When the bell rings signaling summer recess, it also means the end for many school meal programs serving low-income families. “Hungry children are most vulnerable when school is out, but with the USDA Farm to School Program’s focus on summer meals, we have an amazing tool to connect kids to their community and get more nutritious food on their plates,” said Erin McGuire,  Policy Director for the National Farm to School Network. (via Media Planet)

Farm to school campaigns growing nationally, locally
Matthew Raiford, keynote speaker at the 8th National Farm to Cafeteria Conference, and Dawn Lewis, culinary services director at Glenn County School System, discuss how farm to school efforts are taking root and positively impacting kids and the agricultural community in Georgia and beyond. “Our goal is to feed as many students as possible with the healthiest and freshest food options. The farmers want it, we want it, and state leaders want farm-to-school to be a bigger initiative,” Lewis said. (via The Brunswick News)

Students get hands-on, farm-to-table experience
Bald Eagle Area (Pennsylvania) students spent the past school year raising chickens, growing corn and making homemade chicken corn soup to benefit the district’s budding farm to school program. The project was funded by a National Farm to School Network Seed Change mini grant. (via Centre Daily Times)

Read past editions of This Week  for more funding opportunities, webinars and events, jobs, and ways to take action to support farm to school growth across the country. 

Conference recap: Moving forward together

NFSN Staff Sunday, June 05, 2016

 Photo credit: EaCas Photography

On our final day together at the 8th National Farm to Cafeteria Conference, attendees flooded Dane County Farmers' Market, the country's largest producer-only farmers market, on the Capitol Square. Supporting local farmers and a local food economy is at the heart of our work, and Wisconsin offers an inspiring display of a vibrant and connected local food system. 

The morning opened with a multi-media presentation showcasing farm to cafeteria champions from across Wisconsin. Emceed by Tony Schultz, Farmer, Stoney Acres Farm, and Frankie Soto, Food Service Director, Abbotsford School District Food Service, attendees heard stories of success from farm to cafeteria partners including farmers, school food service directors, a hospital dietician and a local co-op manager. Farmer Chris Blakeney, Amazing Grace Family Farm, shared that his successful partnerships in selling to schools allowed him to quit his full-time, off farm job. 

Saturday’s program included two workshop sessions. A total of 48, 90-minute workshops organized into 12 topics were offered during the conference. Among Saturday’s workshops were conversations and hands-on learning opportunities for training classroom educators to be strong school garden users, curricula ideas for early care and education providers, and tips for navigating federal, state and local policy landscapes to maximize farm to cafeteria efforts.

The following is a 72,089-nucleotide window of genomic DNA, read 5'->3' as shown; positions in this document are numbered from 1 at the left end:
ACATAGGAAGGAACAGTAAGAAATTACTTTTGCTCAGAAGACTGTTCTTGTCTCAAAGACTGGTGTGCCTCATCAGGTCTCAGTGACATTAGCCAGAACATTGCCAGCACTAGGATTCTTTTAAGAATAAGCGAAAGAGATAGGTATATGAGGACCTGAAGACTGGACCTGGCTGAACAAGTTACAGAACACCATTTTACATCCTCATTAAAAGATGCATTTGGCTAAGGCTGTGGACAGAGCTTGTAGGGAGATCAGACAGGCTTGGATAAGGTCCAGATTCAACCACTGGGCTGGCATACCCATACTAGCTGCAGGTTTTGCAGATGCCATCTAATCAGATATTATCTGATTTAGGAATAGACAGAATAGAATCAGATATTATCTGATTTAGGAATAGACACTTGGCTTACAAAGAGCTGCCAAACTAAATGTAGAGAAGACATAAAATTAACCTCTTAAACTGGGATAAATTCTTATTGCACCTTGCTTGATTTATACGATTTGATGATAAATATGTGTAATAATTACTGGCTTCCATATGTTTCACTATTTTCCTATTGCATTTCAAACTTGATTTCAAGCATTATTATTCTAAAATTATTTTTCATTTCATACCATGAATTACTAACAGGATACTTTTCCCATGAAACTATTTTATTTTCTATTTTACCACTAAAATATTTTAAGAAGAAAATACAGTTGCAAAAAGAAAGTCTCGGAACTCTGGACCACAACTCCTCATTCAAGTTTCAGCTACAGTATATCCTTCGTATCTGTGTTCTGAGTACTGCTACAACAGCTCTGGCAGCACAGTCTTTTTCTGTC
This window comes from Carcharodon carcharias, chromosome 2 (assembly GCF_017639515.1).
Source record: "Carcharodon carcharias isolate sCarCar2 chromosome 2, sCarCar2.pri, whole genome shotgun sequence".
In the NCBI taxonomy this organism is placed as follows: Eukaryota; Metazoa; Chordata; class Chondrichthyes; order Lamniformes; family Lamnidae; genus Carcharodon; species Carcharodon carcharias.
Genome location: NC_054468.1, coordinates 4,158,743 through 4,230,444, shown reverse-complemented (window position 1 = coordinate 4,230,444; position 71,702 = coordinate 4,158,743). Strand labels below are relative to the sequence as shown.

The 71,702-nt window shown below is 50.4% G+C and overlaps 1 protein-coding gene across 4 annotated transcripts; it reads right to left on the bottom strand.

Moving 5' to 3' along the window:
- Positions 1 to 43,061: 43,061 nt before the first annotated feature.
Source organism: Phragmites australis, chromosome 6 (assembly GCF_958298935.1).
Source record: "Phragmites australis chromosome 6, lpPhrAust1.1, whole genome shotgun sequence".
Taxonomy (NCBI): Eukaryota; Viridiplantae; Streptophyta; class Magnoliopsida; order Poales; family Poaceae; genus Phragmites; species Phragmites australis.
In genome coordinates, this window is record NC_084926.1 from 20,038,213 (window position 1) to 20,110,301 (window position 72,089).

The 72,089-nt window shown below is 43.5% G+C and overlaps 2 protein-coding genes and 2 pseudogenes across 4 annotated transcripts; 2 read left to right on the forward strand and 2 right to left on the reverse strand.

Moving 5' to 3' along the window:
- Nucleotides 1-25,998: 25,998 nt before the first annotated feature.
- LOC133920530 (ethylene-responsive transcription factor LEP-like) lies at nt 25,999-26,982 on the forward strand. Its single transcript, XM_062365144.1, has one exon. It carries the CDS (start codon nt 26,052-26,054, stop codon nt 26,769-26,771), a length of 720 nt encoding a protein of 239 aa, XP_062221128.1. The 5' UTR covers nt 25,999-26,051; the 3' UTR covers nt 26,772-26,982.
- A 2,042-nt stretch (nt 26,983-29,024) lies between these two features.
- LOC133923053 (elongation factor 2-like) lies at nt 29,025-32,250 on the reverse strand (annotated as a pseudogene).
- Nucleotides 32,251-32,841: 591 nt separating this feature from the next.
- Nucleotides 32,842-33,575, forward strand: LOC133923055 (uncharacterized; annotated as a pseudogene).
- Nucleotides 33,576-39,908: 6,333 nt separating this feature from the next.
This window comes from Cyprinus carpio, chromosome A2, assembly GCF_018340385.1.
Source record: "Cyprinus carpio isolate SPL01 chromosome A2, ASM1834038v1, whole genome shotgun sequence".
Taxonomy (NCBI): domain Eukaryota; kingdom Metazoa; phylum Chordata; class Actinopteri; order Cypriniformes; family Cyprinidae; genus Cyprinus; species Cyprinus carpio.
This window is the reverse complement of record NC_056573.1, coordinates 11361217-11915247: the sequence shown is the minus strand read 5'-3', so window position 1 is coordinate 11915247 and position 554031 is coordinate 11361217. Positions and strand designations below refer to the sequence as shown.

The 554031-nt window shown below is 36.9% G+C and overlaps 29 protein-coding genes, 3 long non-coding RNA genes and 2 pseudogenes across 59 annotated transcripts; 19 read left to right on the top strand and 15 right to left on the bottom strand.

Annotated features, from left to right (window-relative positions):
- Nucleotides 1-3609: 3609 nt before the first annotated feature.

Our food conference would not have been complete without delicious meals featuring locally sourced ingredients. During Saturday’s lunch, we gave a standing ovation to Monona Catering in thanks of their amazing work to serve our 1,000+ attendees fresh, locally sourced meals. Saturday’s lunch included Wisconsin Rice and Wisconsin Cranberry Salad, a local bean salad, roasted local root vegetables, and chilled asparagus soup. 

Throughout the conference, we asked attendees to use paper plates to share what they love about farm to school and what child nutrition programs mean to their community. With the Child Nutrition Reauthorization process moving forward, now is an important time to take action and share with Congress why school meals are important. Soon, we’ll deliver these paper plates to legislators on Capitol Hill, sending a message that farm to school and school lunch programs are growing a healthier next generation. 

Open Forum, a perennial conference favorite, was held on Saturday afternoon. Open Forum gave attendees the opportunity to create discussion groups around the topics they’re most passionate about. Ideas were submitted and voted on using the conference mobile app. More than 20 discussion topics were selected, including state farm to school policy, farm to summer, forming a farm to college network, farm incubator start ups, state agencies in farm to cafeteria and using farm to school to drive racial equity. 

The Closing Plenary included keynote addresses from two food movement leaders who shared inspirational stories and lessons about creating strong and just local food systems. Matthew Raiford, Executive Chef of The Farmer & The Larder and a sixth generation farmer and owner of Gilliard Farms, discussed the importance of meeting everyone - farmers, school boards, chefs, children and more - where they are to continue building systems that bring the bounty of the earth to the cafeteria table. “It takes more than a village,” Raiford said. “It takes villages to build better systems.”